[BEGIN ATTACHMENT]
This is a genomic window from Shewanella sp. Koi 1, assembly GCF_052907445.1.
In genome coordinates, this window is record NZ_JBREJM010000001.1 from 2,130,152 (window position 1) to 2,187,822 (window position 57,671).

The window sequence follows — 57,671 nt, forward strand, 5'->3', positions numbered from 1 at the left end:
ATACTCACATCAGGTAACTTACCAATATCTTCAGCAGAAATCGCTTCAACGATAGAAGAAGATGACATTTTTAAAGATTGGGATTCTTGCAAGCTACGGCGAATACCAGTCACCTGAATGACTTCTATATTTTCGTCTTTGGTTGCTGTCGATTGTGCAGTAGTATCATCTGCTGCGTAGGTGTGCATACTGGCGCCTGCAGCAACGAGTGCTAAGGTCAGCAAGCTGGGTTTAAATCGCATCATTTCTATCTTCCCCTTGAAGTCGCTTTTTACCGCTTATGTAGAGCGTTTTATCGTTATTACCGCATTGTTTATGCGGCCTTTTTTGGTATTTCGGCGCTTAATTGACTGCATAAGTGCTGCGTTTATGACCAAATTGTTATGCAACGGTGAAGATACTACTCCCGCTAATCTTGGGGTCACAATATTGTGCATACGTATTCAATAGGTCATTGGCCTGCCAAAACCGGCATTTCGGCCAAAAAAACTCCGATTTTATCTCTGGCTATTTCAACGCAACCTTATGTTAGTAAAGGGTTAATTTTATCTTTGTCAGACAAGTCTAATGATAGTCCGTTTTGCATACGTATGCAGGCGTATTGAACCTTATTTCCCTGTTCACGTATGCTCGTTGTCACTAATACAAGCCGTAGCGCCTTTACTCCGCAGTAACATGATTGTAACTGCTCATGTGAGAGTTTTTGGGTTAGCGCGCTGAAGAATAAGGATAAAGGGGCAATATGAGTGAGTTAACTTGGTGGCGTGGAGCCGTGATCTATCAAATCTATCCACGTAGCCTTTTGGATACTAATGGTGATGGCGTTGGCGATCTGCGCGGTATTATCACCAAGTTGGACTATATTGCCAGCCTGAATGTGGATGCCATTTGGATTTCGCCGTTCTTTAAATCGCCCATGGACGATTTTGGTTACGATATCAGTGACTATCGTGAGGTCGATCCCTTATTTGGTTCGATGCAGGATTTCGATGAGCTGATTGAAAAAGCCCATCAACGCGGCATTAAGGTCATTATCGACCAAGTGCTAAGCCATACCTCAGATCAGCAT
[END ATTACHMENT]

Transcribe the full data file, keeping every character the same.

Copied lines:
This is a genomic window from Shewanella sp. Koi 1, assembly GCF_052907445.1.
In genome coordinates, this window is record NZ_JBREJM010000001.1 from 2,130,152 (window position 1) to 2,187,822 (window position 57,671).

The window sequence follows — 57,671 nt, forward strand, 5'->3', positions numbered from 1 at the left end:
ATACTCACATCAGGTAACTTACCAATATCTTCAGCAGAAATCGCTTCAACGATAGAAGAAGATGACATTTTTAAAGATTGGGATTCTTGCAAGCTACGGCGAATACCAGTCACCTGAATGACTTCTATATTTTCGTCTTTGGTTGCTGTCGATTGTGCAGTAGTATCATCTGCTGCGTAGGTGTGCATACTGGCGCCTGCAGCAACGAGTGCTAAGGTCAGCAAGCTGGGTTTAAATCGCATCATTTCTATCTTCCCCTTGAAGTCGCTTTTTACCGCTTATGTAGAGCGTTTTATCGTTATTACCGCATTGTTTATGCGGCCTTTTTTGGTATTTCGGCGCTTAATTGACTGCATAAGTGCTGCGTTTATGACCAAATTGTTATGCAACGGTGAAGATACTACTCCCGCTAATCTTGGGGTCACAATATTGTGCATACGTATTCAATAGGTCATTGGCCTGCCAAAACCGGCATTTCGGCCAAAAAAACTCCGATTTTATCTCTGGCTATTTCAACGCAACCTTATGTTAGTAAAGGGTTAATTTTATCTTTGTCAGACAAGTCTAATGATAGTCCGTTTTGCATACGTATGCAGGCGTATTGAACCTTATTTCCCTGTTCACGTATGCTCGTTGTCACTAATACAAGCCGTAGCGCCTTTACTCCGCAGTAACATGATTGTAACTGCTCATGTGAGAGTTTTTGGGTTAGCGCGCTGAAGAATAAGGATAAAGGGGCAATATGAGTGAGTTAACTTGGTGGCGTGGAGCCGTGATCTATCAAATCTATCCACGTAGCCTTTTGGATACTAATGGTGATGGCGTTGGCGATCTGCGCGGTATTATCACCAAGTTGGACTATATTGCCAGCCTGAATGTGGATGCCATTTGGATTTCGCCGTTCTTTAAATCGCCCATGGACGATTTTGGTTACGATATCAGTGACTATCGTGAGGTCGATCCCTTATTTGGTTCGATGCAGGATTTCGATGAGCTGATTGAAAAAGCCCATCAACGCGGCATTAAGGTCATTATCGACCAAGTGCTAAGCCATACCTCAGATCAGCAT